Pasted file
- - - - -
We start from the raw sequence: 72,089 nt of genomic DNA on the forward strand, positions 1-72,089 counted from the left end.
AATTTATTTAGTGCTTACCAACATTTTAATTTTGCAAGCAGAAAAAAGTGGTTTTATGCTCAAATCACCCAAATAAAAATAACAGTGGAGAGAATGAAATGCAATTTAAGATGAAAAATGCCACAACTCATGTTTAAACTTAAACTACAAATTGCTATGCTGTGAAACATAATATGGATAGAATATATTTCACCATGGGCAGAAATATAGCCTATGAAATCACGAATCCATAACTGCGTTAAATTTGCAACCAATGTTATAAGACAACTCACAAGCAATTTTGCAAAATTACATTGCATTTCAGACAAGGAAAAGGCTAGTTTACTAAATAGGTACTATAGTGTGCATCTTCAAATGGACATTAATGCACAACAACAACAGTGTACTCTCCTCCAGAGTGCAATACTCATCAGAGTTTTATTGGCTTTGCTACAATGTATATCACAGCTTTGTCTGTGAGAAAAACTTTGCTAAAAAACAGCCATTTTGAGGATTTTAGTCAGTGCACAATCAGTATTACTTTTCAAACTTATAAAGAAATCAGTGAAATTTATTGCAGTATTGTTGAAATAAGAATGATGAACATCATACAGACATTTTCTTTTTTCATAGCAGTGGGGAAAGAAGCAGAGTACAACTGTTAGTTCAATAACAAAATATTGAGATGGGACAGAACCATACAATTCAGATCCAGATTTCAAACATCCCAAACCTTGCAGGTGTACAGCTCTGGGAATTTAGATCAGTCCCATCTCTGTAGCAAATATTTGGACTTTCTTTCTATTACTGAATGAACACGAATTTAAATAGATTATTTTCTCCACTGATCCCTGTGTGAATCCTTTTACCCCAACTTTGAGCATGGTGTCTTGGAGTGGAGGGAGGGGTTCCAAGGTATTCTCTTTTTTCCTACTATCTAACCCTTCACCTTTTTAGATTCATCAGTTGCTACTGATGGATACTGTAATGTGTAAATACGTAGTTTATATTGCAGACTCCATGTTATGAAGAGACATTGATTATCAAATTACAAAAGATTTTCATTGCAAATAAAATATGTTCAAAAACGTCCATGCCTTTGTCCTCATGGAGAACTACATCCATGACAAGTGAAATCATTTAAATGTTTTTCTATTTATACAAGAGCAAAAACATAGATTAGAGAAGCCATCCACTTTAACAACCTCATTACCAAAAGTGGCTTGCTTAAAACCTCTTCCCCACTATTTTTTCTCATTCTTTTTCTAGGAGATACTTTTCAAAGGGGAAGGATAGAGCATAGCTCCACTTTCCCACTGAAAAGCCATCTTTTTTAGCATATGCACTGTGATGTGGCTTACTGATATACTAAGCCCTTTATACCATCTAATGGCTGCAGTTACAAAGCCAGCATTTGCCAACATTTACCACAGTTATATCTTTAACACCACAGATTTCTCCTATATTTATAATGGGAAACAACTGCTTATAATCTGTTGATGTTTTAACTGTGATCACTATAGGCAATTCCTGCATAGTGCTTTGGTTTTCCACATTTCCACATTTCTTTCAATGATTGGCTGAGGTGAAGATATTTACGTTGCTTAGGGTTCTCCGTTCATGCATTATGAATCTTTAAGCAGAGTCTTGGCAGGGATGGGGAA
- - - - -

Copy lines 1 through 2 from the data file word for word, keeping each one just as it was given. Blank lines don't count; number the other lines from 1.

We start from the raw sequence: 72,089 nt of genomic DNA on the forward strand, positions 1-72,089 counted from the left end.
AATTTATTTAGTGCTTACCAACATTTTAATTTTGCAAGCAGAAAAAAGTGGTTTTATGCTCAAATCACCCAAATAAAAATAACAGTGGAGAGAATGAAATGCAATTTAAGATGAAAAATGCCACAACTCATGTTTAAACTTAAACTACAAATTGCTATGCTGTGAAACATAATATGGATAGAATATATTTCACCATGGGCAGAAATATAGCCTATGAAATCACGAATCCATAACTGCGTTAAATTTGCAACCAATGTTATAAGACAACTCACAAGCAATTTTGCAAAATTACATTGCATTTCAGACAAGGAAAAGGCTAGTTTACTAAATAGGTACTATAGTGTGCATCTTCAAATGGACATTAATGCACAACAACAACAGTGTACTCTCCTCCAGAGTGCAATACTCATCAGAGTTTTATTGGCTTTGCTACAATGTATATCACAGCTTTGTCTGTGAGAAAAACTTTGCTAAAAAACAGCCATTTTGAGGATTTTAGTCAGTGCACAATCAGTATTACTTTTCAAACTTATAAAGAAATCAGTGAAATTTATTGCAGTATTGTTGAAATAAGAATGATGAACATCATACAGACATTTTCTTTTTTCATAGCAGTGGGGAAAGAAGCAGAGTACAACTGTTAGTTCAATAACAAAATATTGAGATGGGACAGAACCATACAATTCAGATCCAGATTTCAAACATCCCAAACCTTGCAGGTGTACAGCTCTGGGAATTTAGATCAGTCCCATCTCTGTAGCAAATATTTGGACTTTCTTTCTATTACTGAATGAACACGAATTTAAATAGATTATTTTCTCCACTGATCCCTGTGTGAATCCTTTTACCCCAACTTTGAGCATGGTGTCTTGGAGTGGAGGGAGGGGTTCCAAGGTATTCTCTTTTTTCCTACTATCTAACCCTTCACCTTTTTAGATTCATCAGTTGCTACTGATGGATACTGTAATGTGTAAATACGTAGTTTATATTGCAGACTCCATGTTATGAAGAGACATTGATTATCAAATTACAAAAGATTTTCATTGCAAATAAAATATGTTCAAAAACGTCCATGCCTTTGTCCTCATGGAGAACTACATCCATGACAAGTGAAATCATTTAAATGTTTTTCTATTTATACAAGAGCAAAAACATAGATTAGAGAAGCCATCCACTTTAACAACCTCATTACCAAAAGTGGCTTGCTTAAAACCTCTTCCCCACTATTTTTTCTCATTCTTTTTCTAGGAGATACTTTTCAAAGGGGAAGGATAGAGCATAGCTCCACTTTCCCACTGAAAAGCCATCTTTTTTAGCATATGCACTGTGATGTGGCTTACTGATATACTAAGCCCTTTATACCATCTAATGGCTGCAGTTACAAAGCCAGCATTTGCCAACATTTACCACAGTTATATCTTTAACACCACAGATTTCTCCTATATTTATAATGGGAAACAACTGCTTATAATCTGTTGATGTTTTAACTGTGATCACTATAGGCAATTCCTGCATAGTGCTTTGGTTTTCCACATTTCCACATTTCTTTCAATGATTGGCTGAGGTGAAGATATTTACGTTGCTTAGGGTTCTCCGTTCATGCATTATGAATCTTTAAGCAGAGTCTTGGCAGGGATGGGGAA